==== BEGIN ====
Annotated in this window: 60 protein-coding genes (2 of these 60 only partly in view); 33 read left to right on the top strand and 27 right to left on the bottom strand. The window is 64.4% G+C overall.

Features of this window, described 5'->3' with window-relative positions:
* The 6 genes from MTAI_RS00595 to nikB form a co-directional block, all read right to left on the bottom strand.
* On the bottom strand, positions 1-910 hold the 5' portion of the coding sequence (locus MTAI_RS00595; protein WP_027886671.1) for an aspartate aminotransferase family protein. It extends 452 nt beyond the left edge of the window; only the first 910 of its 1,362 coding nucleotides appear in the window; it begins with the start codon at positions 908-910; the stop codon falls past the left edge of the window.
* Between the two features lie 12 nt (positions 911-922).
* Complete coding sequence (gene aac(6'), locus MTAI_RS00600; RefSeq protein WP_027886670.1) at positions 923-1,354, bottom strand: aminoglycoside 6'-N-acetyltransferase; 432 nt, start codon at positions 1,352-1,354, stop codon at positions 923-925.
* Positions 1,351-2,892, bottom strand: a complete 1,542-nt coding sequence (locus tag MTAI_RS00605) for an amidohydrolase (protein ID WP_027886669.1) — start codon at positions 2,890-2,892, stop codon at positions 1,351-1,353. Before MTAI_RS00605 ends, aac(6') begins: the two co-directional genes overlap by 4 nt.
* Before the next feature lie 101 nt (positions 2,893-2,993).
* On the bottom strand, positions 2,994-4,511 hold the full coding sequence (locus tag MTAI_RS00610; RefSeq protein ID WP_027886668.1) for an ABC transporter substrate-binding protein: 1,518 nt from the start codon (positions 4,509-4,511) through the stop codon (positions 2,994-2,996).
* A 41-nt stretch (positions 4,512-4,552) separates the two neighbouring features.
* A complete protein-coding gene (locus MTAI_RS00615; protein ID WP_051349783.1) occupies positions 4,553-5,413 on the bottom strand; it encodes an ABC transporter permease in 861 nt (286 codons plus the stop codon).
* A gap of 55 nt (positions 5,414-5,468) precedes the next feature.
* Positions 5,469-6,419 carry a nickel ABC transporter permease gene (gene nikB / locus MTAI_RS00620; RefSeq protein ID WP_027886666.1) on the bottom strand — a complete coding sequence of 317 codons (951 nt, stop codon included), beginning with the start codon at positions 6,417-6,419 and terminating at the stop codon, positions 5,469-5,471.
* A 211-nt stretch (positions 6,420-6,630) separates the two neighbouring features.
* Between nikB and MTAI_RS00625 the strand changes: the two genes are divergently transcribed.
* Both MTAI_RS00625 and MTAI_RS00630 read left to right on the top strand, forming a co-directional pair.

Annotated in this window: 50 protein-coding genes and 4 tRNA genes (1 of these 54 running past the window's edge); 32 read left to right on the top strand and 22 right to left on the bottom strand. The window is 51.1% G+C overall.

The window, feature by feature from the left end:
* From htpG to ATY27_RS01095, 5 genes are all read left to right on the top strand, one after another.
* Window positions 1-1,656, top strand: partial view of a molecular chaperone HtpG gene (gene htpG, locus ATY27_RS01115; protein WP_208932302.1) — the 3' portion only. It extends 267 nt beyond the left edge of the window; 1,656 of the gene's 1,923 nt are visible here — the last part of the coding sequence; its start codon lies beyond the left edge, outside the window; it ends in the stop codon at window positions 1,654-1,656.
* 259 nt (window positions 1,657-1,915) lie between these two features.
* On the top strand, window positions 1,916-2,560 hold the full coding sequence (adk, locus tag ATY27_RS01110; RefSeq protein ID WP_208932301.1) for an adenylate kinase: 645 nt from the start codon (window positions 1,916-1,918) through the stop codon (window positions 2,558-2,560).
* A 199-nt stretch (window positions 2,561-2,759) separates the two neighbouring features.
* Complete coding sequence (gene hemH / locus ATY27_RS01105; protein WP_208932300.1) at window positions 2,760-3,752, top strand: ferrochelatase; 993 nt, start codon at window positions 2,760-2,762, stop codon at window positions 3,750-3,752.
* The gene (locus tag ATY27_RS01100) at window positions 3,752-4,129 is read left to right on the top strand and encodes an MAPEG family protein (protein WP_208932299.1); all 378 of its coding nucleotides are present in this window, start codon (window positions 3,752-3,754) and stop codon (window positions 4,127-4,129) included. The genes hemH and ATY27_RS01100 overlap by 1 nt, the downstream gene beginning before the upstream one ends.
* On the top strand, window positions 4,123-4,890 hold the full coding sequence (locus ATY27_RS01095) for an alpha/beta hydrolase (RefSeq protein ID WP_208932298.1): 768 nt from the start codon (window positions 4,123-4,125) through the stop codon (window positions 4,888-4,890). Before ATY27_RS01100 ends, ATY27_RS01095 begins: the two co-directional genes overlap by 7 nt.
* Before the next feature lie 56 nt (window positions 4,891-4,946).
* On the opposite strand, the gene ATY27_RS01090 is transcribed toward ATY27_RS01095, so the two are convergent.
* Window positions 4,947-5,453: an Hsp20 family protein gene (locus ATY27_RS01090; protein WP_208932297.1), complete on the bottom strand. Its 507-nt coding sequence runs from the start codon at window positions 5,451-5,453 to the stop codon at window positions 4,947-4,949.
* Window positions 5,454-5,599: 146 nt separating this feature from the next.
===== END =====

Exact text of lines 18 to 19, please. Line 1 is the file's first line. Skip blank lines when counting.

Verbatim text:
The window, feature by feature from the left end:
* From htpG to ATY27_RS01095, 5 genes are all read left to right on the top strand, one after another.